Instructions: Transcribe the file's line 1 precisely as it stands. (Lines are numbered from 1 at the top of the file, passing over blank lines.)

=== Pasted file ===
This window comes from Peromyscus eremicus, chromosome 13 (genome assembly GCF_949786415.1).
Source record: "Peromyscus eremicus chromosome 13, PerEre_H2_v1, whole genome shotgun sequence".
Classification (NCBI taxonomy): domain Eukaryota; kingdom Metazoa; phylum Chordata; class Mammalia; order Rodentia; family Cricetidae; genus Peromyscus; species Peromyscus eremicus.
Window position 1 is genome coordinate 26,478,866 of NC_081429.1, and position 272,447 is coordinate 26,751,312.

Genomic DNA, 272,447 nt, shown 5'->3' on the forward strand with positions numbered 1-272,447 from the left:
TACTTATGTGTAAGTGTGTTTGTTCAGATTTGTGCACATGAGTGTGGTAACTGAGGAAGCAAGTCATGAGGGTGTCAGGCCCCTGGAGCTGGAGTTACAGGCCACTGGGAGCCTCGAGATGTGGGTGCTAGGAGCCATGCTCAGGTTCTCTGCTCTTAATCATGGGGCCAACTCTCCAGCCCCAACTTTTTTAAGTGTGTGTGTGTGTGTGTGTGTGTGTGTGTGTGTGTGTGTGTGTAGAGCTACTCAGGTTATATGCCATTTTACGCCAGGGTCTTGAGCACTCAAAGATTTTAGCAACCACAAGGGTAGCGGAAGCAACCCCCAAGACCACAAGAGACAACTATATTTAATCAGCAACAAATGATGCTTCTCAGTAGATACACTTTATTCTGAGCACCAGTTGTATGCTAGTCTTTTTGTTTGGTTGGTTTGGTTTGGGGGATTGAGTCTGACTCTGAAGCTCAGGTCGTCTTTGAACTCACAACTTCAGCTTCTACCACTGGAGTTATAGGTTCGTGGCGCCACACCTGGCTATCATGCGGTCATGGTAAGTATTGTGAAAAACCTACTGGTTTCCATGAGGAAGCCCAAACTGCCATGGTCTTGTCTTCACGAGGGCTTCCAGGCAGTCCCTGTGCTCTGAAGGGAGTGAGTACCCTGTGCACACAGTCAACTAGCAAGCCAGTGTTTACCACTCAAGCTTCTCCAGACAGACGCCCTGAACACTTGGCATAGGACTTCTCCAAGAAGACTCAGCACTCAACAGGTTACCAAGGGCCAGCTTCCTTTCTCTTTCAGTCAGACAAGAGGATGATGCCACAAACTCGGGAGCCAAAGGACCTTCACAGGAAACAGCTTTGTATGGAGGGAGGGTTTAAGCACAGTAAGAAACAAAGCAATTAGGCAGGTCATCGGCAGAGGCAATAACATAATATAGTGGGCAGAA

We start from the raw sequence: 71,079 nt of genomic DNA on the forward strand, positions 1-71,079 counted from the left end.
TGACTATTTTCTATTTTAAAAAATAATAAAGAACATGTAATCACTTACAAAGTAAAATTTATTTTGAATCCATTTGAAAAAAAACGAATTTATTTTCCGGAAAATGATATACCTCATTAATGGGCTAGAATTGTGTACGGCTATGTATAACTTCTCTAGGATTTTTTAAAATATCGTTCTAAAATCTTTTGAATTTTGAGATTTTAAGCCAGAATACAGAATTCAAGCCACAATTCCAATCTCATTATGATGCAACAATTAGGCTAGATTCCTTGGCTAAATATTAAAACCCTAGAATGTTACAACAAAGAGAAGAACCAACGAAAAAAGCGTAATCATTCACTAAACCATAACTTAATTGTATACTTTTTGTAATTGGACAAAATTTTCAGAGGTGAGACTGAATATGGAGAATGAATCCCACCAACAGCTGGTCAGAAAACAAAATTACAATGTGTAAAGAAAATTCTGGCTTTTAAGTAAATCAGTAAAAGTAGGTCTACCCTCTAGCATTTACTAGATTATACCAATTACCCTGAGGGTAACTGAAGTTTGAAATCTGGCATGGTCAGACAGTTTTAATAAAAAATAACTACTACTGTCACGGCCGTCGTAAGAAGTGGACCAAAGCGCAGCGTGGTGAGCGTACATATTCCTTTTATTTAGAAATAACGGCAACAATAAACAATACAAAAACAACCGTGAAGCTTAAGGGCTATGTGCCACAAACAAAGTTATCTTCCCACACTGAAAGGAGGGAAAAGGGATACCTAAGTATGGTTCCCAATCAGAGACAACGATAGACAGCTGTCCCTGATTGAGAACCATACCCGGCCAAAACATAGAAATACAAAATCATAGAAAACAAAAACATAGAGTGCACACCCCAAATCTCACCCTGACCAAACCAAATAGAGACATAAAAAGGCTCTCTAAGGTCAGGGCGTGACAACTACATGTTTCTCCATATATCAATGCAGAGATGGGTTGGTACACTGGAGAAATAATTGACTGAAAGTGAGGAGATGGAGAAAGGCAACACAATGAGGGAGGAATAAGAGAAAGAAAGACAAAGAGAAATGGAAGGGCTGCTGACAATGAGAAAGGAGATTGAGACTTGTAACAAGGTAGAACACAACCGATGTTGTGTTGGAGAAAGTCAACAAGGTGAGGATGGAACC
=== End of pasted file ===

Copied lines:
This window comes from Peromyscus eremicus, chromosome 13 (genome assembly GCF_949786415.1).